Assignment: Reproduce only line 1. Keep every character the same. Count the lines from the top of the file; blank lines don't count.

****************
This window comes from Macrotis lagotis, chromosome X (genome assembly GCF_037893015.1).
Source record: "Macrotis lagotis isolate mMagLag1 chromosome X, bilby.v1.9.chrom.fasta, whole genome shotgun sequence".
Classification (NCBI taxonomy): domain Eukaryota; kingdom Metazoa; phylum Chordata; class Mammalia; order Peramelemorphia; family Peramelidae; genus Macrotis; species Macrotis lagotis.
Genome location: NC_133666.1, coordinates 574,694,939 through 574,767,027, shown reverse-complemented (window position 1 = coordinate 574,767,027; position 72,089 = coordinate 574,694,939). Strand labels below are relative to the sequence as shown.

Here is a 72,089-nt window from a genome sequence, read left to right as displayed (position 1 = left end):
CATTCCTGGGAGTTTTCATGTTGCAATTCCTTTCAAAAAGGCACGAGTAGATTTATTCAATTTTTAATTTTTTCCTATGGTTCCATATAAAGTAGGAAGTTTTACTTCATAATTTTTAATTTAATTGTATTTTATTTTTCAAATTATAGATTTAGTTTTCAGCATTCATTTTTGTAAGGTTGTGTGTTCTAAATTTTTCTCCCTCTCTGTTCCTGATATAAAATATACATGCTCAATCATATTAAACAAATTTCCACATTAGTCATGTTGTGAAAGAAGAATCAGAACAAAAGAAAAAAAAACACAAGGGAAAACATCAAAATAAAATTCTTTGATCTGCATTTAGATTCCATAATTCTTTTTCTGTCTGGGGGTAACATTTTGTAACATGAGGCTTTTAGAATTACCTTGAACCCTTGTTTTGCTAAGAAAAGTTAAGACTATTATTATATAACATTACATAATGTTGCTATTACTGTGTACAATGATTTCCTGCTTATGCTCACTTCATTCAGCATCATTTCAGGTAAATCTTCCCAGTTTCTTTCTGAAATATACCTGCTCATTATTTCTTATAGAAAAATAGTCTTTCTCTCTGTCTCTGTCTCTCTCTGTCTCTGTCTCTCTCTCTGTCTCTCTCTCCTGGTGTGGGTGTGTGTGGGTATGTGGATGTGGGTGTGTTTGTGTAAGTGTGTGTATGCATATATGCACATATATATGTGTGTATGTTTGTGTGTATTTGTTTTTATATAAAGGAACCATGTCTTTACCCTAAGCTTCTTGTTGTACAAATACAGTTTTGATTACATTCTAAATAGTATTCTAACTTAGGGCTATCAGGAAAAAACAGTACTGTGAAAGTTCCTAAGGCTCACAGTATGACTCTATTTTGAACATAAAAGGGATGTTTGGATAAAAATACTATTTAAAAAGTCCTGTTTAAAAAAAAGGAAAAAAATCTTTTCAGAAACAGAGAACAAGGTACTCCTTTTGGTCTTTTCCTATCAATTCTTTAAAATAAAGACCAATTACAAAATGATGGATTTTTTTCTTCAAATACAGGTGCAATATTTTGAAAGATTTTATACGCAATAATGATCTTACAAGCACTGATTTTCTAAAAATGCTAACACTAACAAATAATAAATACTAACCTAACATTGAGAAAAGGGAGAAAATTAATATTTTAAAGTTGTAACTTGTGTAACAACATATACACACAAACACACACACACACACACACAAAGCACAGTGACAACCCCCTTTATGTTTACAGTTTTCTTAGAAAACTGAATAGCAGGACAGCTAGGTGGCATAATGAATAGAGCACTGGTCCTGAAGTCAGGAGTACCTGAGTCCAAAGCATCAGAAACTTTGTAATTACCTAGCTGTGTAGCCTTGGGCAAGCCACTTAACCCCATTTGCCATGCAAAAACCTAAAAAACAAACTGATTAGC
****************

This window comes from Macrotis lagotis, chromosome X (genome assembly GCF_037893015.1).